Ken Pray is Kroger’s Corporate Director of Store Design. He is deliberate and reserved but confident and gracious; well put together but not a suit. When I asked Ken about the ArtWorks/Kroger alliance, his eyes lit up with childlike joy, as if I had just offered him front-row tickets to see his favorite band. “I went to art school, but I realized architecture was more practical. But even then, I thought I was going to be Howard Roark, designing these beautiful facades. When I graduated, I had to get a job, and luckily I found Kroger. Retail design is really challenging, it’s about constantly changing and adapting.” As Ken’s career with Kroger took off and his family grew, he drifted further away from the artistic community he had been so taken with as a young man. For Ken, the chance to work with ArtWorks represents the fulfillment of a personal promise to return to the creative ecosystem and, in doing so, provide opportunities for local artists to get their work seen by a larger audience.



The experiment began with a photorealistic mural of fresh produce bathed in moody light, arranged as a still-life and blown up to fill the eastern-facing flank of Kroger’s corporate HQ in downtown Cincinnati. Jonathan Queen’s “Fresh Harvest” spans ninety feet of wall—ninety feet of vivid greens, purples, yellows and reds. Viewing the piece, we’re reminded of the sage health advice to ‘eat your colors.’


With the opening of a conceptually novel store in Lexington, KY, Ken asked Tamara and ArtWorks to consult on a Lexington-based community mural project.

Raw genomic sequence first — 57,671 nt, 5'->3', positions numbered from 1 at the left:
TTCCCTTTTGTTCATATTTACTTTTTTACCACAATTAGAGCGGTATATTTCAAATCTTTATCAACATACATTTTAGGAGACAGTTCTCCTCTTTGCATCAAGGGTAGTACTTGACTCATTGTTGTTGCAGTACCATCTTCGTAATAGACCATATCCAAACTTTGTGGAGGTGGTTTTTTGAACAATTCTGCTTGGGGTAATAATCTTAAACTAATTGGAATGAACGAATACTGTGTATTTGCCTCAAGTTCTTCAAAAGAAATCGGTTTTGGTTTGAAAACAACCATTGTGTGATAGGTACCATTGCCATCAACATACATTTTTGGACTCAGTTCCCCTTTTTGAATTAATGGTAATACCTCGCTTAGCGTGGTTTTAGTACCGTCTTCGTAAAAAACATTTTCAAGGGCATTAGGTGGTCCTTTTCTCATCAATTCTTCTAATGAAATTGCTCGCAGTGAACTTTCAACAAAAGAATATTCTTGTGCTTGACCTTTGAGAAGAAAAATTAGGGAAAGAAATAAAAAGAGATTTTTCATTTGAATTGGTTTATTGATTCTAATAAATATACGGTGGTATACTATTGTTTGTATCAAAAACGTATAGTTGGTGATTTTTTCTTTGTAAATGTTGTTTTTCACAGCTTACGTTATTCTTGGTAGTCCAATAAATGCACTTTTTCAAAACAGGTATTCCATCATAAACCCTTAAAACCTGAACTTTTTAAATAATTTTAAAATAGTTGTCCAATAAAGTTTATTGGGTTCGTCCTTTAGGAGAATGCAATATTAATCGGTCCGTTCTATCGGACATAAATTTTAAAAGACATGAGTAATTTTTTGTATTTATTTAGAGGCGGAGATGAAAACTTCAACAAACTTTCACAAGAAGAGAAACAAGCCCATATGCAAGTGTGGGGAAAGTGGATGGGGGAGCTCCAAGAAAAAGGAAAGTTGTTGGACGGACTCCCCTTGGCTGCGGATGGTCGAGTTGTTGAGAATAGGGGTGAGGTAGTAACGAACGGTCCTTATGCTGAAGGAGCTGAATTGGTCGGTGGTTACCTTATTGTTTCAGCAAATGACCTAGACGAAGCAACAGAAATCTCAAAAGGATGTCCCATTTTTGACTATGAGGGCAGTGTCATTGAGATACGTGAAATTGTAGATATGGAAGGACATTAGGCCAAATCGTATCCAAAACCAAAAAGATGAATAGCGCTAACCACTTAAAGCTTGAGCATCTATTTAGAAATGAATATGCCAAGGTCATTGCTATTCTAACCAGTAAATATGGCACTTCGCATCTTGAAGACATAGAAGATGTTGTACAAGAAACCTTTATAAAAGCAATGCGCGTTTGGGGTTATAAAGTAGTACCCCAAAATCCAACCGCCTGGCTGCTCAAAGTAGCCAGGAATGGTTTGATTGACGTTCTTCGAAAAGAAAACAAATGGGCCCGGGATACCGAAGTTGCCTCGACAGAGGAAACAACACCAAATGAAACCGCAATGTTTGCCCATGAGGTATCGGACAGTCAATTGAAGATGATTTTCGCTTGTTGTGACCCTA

The Euclid Kroger in Lexington sits on a small footprint on the corner of a lush, tree-lined college neighborhood. With a two-story parking garage instead of a sprawling lot and a contemporary design locals lovingly refer to as “disco Kroger,” the new store intentionally reframes the grocery concept in terms of its surrounding community. Yes, we’re on team Kroger, so that kind of puts us in a biased position, but believe us when we say they nailed it. By creating familial warmth with bright colors, expanded dining and seating options and in-store murals developed by local artists, Kroger has effectively redesigned not just the physical space, but the actual experience of visiting a grocery store. And you can feel it. Maybe it was the perfect weather or just dumb luck, but when we showed up to interview shop-goers about the new store and its murals, we felt like we had walked into a person’s home. In fact, ‘home’ was a word we heard over and over again. People felt at home in this Kroger. They knew the associates from manager to cashier, they knew each other. And it didn’t feel cheesy or manufactured. We’re a group of twenty-somethings, we can smell cheesy/manufactured from a mile away. No, this was something else entirely. People—customers and employees alike—seemed genuinely happy to be there.